Burjeel Medical City’s Bone marrow transplant unit has successfully performed the very first bone marrow transplant from a donor to a child in the UAE. The highly advanced, matched sibling transplant treatment was successfully carried out on a five-year-old girl from Uganda, with the donor being her 10-year-old sister. The patient responded well to the treatment and is due to be discharged from Burjeel Medical City within a few days, following 5 weeks admission to the hospital.
Prior to the treatment, the child, who suffered from sickle cell disease, had been regularly admitted to hospital due to complications arising from her disease since birth. Sickle cell disease is a genetic disorder which results in an abnormality in the haemoglobin found in red blood cells, causing them to become sickle shaped and leading to a number of complications including anaemia, swelling in the hands and feet, frequent pain, acute chest syndrome, and sometimes stroke. Doctor Zainul Aabideen, Head of Department of Pediatric Hematology and Oncology at BMC, noted the imperative nature of providing such advanced treatment at the hospital, commenting that: “The only curative option for this life-threatening condition is bone marrow transplantation. Prior to this procedure there would have been immense suffering for the patient. The entire care team here at the hospital, as well as the child’s parents, are delighted that the transplant will relieve this pain from her life.” The patient’s donor in this case was the girl’s sister.
Allogeneic stem cell transplant involves transferring healthy blood stem cells from a donor to replace a patient’s diseased or damaged bone marrow. The highly complex and specialised procedure requires collecting stem cells from the donor’s blood, bone marrow within a donor’s hipbone, or blood of a donated umbilical cord, before transferring to the patient, once they have undergone an intense series of chemotherapy or radiation — also known as the “conditioning” process — to fully kill their diseased cells and prepare their body to receive the healthy donor stem cells. Once infused into the bloodstream, the donor cells begin creating new blood cells within the patient’s bone marrow. The treatment is followed by several weeks of close medical care and attention, as well as blood test check ups to monitor the body’s response to the new cells.
Burjeel Medical City is currently performing bone marrow transplantation for another child from Iraq, suffering from thalassemia major, a severe blood disease in children which requires regular blood transfusion and very expensive medicine for the duration of their life.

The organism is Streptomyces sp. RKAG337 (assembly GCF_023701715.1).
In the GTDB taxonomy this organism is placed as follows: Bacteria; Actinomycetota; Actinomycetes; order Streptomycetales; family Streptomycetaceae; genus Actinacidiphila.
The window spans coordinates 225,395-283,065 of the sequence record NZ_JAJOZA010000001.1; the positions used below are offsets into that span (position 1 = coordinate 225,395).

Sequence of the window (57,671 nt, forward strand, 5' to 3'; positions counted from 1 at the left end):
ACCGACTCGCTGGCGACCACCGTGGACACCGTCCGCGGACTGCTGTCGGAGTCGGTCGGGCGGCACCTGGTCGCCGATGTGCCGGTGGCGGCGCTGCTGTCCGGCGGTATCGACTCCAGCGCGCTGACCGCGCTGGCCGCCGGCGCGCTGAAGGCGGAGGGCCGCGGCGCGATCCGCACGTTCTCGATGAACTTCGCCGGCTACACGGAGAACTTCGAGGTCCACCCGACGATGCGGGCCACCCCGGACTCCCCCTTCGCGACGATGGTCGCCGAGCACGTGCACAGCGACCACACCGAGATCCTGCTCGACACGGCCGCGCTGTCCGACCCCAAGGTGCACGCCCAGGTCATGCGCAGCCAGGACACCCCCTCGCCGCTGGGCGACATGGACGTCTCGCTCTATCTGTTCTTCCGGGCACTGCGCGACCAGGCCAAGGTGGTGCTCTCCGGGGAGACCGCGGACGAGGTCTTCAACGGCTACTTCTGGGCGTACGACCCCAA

The only curative treatment for this life-limiting chronic disease is the bone marrow transplantation currently taking place at BMC. Other diseases for which the treatment can provide a cure include leukemia, immunodeficiency diseases, hemoglobinopathies, hodgkin’s lymphoma, plasma cell disorders, and myeloma.
BMC placed extreme importance on enlisting the correct nursing care for the procedures, recruiting those who are experienced in bone marrow transplantation in children. A team of highly specialised doctors, including a pediatric intensive care team, was also pivotal to the success of the procedure, and demonstrates the commitment of BMC to improving the health care of children in the UAE by offering such advanced bone marrow transplant treatment methods.
Professor Humaid Alshamsi, Director of VPS Oncology at BMC, explained: “It has been a very challenging job setting up the bone marrow transplant unit for the first time in this country, especially during COVID-19. However, the consistent commitment of our team has allowed us to set up the first and most comprehensive bone marrow transplant unit. Previously, our patients needed to travel abroad for this highly specialised treatment. The recent success of the stem cell transplants at our institution will provide new hope to the many patients who will benefit from similar care.”
Burjeel Medical City plans to further expand their bone marrow transplant capabilities across the region in the near future, to continue to change the lives of adults and children suffering from chronic and life-altering conditions in need of such treatment, especially those who do not have insurance support to cover the cost.